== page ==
I never really rated Conscious Capitalism as a movement. How could you ever hope to convince skeptical buyers that your intentions were honourable? Why would you even bother? Being good for the planet or good for society seemed so at odds with the profit-driven behaviour of corporations.
Environmental activists were ready to call anything a corporation did to promote its eco-credentials as ‘green-washing’, often with good reason. Witness how the supposedly ‘green’ BP brand catastrophically failed to protect the Gulf of Mexico in the 2010 oil spill
I was similarly unimpressed by early attempts to set up the B Team movement. To me it looked like a lot of men in suits talking in generalities while patting themselves on the back and sucking up to Richard Branson.
The B movement imagery nowadays is much more diverse and according to the website of the B Corporation, over 2,600 companies in 60 countries have been certified as reaching their standards. Their mission:
“Certified B Corporations are a new kind of business that balances purpose and profit. They are legally required to consider the impact of their decisions on their workers, customers, suppliers, community, and the environment. This is a community of leaders, driving a global movement of people using business as a force for good.”
Patagonia Sets The Standards
Outdoor clothing maker Patagonia has long been the poster-child for conscious capitalism. Its founder Yvon Chouinard was ahead of his time in his views that climbers like him should leave no trace on the natural world. The more general message today is that consumer goods like theirs should leave no trace on the planet. It’s a certified B Corporation.
Patagonia breaks a key rule of consumer industrialism – it encourages less consumption. Yet it is highly profitable. Its clothes are expensive but built to last. They look good. The company uses some of the revenue to fund environmental action groups. They tend to make films about the environment rather than to advertise. They prosper because more and more people want to wear their label and own their well-made clothing and equipment.
Patagonia caught a cultural wave with its all-in commitment to sustainability. The company now has a new CEO, Rose Marcario, who famously, sued Donald Trump in 2017 for reducing the size of some national parks [they call them monuments in the US – but it’s land – so . . .].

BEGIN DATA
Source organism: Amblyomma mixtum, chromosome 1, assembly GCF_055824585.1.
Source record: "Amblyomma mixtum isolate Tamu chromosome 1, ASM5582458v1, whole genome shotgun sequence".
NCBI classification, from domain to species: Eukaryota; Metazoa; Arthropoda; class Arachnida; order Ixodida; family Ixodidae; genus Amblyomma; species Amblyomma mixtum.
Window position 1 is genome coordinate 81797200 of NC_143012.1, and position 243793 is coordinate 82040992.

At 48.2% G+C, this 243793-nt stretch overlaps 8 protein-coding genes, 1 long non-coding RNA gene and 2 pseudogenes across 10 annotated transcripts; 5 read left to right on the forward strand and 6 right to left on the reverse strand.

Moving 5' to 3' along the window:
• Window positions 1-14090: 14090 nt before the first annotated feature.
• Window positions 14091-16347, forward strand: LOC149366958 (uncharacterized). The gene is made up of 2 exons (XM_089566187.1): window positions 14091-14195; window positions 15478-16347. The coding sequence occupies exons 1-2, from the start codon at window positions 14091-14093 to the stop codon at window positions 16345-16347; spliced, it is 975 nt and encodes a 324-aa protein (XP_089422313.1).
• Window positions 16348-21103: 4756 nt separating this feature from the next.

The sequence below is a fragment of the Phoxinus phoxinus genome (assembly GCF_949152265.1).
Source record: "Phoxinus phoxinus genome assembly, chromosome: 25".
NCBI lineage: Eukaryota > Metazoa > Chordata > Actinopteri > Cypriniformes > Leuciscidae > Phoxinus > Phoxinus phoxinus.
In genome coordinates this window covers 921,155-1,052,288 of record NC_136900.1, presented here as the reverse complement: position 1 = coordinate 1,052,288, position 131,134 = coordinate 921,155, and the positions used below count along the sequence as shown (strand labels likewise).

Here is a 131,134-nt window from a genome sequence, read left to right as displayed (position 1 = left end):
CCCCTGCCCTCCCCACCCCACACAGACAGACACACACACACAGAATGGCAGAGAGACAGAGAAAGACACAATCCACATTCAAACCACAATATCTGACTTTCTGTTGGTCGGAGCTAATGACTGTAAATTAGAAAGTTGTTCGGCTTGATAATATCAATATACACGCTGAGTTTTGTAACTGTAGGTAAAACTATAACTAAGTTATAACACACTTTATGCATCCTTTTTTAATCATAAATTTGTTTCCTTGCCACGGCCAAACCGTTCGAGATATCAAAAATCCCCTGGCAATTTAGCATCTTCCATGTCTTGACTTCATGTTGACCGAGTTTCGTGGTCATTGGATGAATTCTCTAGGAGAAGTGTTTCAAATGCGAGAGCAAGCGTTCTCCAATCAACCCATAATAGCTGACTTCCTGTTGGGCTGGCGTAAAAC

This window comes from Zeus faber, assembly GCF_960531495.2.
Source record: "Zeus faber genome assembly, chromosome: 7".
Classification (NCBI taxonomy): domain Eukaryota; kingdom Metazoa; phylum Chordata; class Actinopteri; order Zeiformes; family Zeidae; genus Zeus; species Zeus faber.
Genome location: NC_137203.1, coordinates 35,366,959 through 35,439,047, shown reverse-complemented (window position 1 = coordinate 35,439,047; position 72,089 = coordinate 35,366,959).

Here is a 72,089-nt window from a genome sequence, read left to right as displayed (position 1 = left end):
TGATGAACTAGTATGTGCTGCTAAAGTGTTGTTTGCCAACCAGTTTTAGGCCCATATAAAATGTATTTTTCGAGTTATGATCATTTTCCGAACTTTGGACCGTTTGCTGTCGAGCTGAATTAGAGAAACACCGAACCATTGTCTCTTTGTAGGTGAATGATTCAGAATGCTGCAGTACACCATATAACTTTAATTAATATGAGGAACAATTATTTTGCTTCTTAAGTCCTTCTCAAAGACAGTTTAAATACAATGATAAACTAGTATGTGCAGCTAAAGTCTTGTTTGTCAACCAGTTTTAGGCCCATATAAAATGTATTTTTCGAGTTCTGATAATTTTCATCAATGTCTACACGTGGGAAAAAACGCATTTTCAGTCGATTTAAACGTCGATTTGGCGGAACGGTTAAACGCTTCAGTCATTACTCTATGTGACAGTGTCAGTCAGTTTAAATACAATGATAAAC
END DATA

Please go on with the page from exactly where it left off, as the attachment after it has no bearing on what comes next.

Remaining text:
Nike Just Did It
In 2018 Nike has captured another kind of cultural wave by championing the actions of Colin Kaepernick – a black NFL [American football] star whose protests against police shootings of unarmed black people have polarised the US. It was a wow moment – especially because Nike has NFL contracts to provide jerseys and sideline gear with its logo to all 32 teams through to 2028. Its online sales rose 31% the day it announced Kaepernick would front its 30th anniversary campaign.
In the US it provoked an emotional moment. Kaepernick’s protests – taking a knee during the national anthem – had been hyped by Donald Trump as disrespect for the American flag – nothing to do with black lives mattering. So while at least some of the President’s supporters were protesting by cutting the Nike logos out of clothing they already owned or torching their running shoes, an equal or even higher number were buying themselves some new Nike gear to show allegiance to the cause.
For Nike the move was big and brave, but it was congruent with the company’s values. The Kaepernick slogan “Believe in something. Even if it means sacrificing everything” is a natural extension of Nike’s glorification of the extreme dedication shown by elite athletes in a range of sports. Both establishment and social justice commentators are critical of the move, but the marketing logic is quite impeccable.
Operating in the World of Conscious Capitalism
In this world it’s vital to be bold, brave and genuine, which is much easier in founder-driven companies. Successful firms are built on unique cultural capital – such as eco-friendliness or human rights – and evolve their message over time to remain relevant. The key is to evoke a visceral emotional response.
In the world of conscious capitalism your job as a marketer is not to cater to everyone but to provide a strong sense of identity for the high value customers you want to serve. If that means that other people retaliate by discarding or destroying their own merchandise, so much the better. We define ourselves by who we aren’t as much as who we are.
So I’ve reversed my opinion. I can see a way that smart businesses can build potent and responsible brands based on principles that are good for people and good for the planet. It doesn’t necessarily protect you from competition and it can be messy, if you lose touch with key customers. The Whole Foods experience shows that. But it does have an infrastructure and it has a future.
You can read more about the place of Conscious Capitalism in our emerging business future by buying my latest report: Tribes of the 3 Worlds : How We Shape the Future. There’s also a special offer there for people who want to dig deeper into one of the two new worlds.